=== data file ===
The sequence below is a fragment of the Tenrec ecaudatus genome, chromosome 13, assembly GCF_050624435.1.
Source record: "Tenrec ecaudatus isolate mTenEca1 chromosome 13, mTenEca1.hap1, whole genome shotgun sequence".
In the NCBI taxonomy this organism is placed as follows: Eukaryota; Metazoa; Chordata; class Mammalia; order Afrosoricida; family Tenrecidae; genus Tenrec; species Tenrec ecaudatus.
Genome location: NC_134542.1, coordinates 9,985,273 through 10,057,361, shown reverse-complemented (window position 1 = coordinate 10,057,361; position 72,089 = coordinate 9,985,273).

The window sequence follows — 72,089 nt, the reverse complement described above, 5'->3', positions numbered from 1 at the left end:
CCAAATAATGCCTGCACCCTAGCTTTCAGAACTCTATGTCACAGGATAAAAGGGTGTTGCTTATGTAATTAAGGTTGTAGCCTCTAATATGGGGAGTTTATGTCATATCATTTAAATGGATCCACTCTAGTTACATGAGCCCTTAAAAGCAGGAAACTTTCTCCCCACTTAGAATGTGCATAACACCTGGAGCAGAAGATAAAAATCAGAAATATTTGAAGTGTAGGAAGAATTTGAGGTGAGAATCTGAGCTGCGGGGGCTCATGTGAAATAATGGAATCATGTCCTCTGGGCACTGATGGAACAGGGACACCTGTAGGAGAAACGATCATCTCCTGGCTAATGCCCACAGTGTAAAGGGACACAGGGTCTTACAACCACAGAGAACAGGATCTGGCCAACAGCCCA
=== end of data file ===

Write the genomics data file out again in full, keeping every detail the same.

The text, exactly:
The sequence below is a fragment of the Tenrec ecaudatus genome, chromosome 13, assembly GCF_050624435.1.
Source record: "Tenrec ecaudatus isolate mTenEca1 chromosome 13, mTenEca1.hap1, whole genome shotgun sequence".
In the NCBI taxonomy this organism is placed as follows: Eukaryota; Metazoa; Chordata; class Mammalia; order Afrosoricida; family Tenrecidae; genus Tenrec; species Tenrec ecaudatus.
Genome location: NC_134542.1, coordinates 9,985,273 through 10,057,361, shown reverse-complemented (window position 1 = coordinate 10,057,361; position 72,089 = coordinate 9,985,273).

The window sequence follows — 72,089 nt, the reverse complement described above, 5'->3', positions numbered from 1 at the left end:
CCAAATAATGCCTGCACCCTAGCTTTCAGAACTCTATGTCACAGGATAAAAGGGTGTTGCTTATGTAATTAAGGTTGTAGCCTCTAATATGGGGAGTTTATGTCATATCATTTAAATGGATCCACTCTAGTTACATGAGCCCTTAAAAGCAGGAAACTTTCTCCCCACTTAGAATGTGCATAACACCTGGAGCAGAAGATAAAAATCAGAAATATTTGAAGTGTAGGAAGAATTTGAGGTGAGAATCTGAGCTGCGGGGGCTCATGTGAAATAATGGAATCATGTCCTCTGGGCACTGATGGAACAGGGACACCTGTAGGAGAAACGATCATCTCCTGGCTAATGCCCACAGTGTAAAGGGACACAGGGTCTTACAACCACAGAGAACAGGATCTGGCCAACAGCCCA